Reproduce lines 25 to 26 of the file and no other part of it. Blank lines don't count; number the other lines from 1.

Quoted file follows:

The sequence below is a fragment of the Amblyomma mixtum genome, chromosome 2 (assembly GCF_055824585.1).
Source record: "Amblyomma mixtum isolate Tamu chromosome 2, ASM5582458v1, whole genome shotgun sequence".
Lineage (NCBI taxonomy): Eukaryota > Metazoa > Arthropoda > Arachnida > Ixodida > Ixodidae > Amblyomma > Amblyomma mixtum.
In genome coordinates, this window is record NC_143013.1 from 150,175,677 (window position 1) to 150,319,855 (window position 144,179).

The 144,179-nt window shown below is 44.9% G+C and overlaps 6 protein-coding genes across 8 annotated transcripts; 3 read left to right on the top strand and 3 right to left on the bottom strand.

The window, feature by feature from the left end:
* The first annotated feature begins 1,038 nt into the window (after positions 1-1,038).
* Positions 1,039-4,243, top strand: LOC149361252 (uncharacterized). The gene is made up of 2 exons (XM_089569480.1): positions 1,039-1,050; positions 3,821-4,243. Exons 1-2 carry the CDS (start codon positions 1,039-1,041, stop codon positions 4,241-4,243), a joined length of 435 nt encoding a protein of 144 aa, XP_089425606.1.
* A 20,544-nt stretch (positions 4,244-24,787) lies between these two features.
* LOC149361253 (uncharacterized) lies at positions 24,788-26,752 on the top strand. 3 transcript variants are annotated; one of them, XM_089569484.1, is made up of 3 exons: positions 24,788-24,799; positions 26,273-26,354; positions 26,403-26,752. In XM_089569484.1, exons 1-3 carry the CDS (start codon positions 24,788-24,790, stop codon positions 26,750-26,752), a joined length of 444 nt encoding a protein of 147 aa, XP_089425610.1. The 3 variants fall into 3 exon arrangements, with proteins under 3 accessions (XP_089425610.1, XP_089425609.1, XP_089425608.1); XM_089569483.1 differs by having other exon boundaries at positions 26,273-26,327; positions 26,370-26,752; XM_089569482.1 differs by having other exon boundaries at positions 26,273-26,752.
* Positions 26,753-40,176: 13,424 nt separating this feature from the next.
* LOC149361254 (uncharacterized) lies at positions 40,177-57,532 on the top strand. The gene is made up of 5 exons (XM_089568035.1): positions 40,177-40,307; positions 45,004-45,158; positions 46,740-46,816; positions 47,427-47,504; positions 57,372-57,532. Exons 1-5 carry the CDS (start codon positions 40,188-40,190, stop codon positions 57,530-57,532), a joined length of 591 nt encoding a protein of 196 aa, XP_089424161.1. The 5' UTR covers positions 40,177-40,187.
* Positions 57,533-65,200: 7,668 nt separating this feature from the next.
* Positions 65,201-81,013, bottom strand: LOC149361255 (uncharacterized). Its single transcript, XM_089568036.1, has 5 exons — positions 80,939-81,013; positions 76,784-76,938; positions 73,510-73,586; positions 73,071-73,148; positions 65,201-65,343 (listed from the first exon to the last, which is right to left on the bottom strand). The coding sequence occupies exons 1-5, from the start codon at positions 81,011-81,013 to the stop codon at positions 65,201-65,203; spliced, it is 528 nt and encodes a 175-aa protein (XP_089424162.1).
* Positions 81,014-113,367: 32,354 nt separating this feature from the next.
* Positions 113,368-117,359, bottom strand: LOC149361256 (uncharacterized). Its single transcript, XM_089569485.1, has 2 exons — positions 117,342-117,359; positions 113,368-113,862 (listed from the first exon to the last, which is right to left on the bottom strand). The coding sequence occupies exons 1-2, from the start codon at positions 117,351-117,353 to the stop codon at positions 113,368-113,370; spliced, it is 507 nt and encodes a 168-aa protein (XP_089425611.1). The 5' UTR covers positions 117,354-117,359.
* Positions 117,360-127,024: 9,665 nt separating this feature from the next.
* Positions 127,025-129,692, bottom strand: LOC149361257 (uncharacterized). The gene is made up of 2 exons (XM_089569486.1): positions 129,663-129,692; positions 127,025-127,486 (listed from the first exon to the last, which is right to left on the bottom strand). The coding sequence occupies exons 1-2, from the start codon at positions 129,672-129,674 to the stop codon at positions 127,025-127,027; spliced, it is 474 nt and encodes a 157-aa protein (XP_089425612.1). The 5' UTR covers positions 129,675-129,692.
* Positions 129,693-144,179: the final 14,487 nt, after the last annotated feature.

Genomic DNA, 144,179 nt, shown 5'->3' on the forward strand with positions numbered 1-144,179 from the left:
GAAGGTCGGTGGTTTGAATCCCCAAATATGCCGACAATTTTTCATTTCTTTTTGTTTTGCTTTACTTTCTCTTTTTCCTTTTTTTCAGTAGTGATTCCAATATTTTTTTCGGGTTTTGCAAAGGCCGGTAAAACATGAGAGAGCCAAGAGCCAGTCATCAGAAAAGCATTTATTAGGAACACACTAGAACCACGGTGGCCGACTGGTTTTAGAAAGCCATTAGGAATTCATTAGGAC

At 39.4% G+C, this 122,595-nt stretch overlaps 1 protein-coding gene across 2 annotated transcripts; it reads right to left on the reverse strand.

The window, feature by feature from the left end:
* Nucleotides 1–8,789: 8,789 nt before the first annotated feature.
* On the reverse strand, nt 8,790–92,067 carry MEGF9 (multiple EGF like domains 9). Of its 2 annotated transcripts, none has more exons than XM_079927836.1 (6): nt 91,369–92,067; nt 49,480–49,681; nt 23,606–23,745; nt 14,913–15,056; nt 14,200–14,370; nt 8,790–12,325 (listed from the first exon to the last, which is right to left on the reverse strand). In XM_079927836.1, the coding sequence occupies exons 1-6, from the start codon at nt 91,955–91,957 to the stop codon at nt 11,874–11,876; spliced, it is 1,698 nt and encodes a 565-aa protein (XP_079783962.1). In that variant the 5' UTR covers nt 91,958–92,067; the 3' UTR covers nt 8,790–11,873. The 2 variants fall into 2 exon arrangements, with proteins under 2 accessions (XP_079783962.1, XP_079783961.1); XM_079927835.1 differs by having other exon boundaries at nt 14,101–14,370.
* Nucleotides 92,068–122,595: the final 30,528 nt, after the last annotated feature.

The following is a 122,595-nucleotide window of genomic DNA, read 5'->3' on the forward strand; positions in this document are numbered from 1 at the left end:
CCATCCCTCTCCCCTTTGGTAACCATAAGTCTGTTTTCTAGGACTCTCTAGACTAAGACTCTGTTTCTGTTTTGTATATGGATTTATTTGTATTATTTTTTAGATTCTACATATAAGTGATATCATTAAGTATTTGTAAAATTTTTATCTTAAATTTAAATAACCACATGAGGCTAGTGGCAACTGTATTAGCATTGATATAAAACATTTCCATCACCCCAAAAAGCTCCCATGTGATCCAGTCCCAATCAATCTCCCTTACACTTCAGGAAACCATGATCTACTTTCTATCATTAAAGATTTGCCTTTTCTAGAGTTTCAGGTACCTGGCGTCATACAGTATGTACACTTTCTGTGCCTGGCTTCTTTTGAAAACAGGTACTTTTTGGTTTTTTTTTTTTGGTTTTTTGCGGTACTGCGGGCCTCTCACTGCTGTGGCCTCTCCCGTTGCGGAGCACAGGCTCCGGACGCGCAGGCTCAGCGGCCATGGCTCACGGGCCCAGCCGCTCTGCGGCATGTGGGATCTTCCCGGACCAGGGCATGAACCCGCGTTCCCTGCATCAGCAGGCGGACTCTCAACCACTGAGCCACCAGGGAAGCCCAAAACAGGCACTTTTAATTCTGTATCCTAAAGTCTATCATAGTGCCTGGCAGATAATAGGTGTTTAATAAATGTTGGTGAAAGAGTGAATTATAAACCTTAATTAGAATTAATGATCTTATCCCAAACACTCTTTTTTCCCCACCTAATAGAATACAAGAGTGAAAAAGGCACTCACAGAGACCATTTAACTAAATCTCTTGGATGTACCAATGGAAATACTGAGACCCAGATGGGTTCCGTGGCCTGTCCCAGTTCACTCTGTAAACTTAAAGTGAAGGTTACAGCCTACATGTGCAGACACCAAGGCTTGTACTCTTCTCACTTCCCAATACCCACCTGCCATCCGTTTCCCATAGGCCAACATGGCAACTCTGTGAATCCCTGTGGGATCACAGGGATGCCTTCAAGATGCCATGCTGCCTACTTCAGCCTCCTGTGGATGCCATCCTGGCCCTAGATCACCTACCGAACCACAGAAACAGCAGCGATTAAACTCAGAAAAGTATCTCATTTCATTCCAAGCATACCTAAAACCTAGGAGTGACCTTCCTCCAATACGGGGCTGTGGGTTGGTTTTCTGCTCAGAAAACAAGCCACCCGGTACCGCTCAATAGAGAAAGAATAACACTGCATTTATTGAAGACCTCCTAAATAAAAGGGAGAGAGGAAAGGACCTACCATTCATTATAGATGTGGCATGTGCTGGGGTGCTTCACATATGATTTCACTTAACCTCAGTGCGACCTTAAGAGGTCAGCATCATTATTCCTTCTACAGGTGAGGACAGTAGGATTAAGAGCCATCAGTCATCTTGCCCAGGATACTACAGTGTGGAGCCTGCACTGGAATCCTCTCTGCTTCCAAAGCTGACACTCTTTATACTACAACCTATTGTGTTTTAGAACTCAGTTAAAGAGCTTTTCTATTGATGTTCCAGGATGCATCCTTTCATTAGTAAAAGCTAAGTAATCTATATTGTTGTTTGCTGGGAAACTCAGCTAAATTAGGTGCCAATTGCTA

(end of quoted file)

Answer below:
* On the reverse strand, nt 8,790–92,067 carry MEGF9 (multiple EGF like domains 9). Of its 2 annotated transcripts, none has more exons than XM_079927836.1 (6): nt 91,369–92,067; nt 49,480–49,681; nt 23,606–23,745; nt 14,913–15,056; nt 14,200–14,370; nt 8,790–12,325 (listed from the first exon to the last, which is right to left on the reverse strand). In XM_079927836.1, the coding sequence occupies exons 1-6, from the start codon at nt 91,955–91,957 to the stop codon at nt 11,874–11,876; spliced, it is 1,698 nt and encodes a 565-aa protein (XP_079783962.1). In that variant the 5' UTR covers nt 91,958–92,067; the 3' UTR covers nt 8,790–11,873. The 2 variants fall into 2 exon arrangements, with proteins under 2 accessions (XP_079783962.1, XP_079783961.1); XM_079927835.1 differs by having other exon boundaries at nt 14,101–14,370.
* Nucleotides 92,068–122,595: the final 30,528 nt, after the last annotated feature.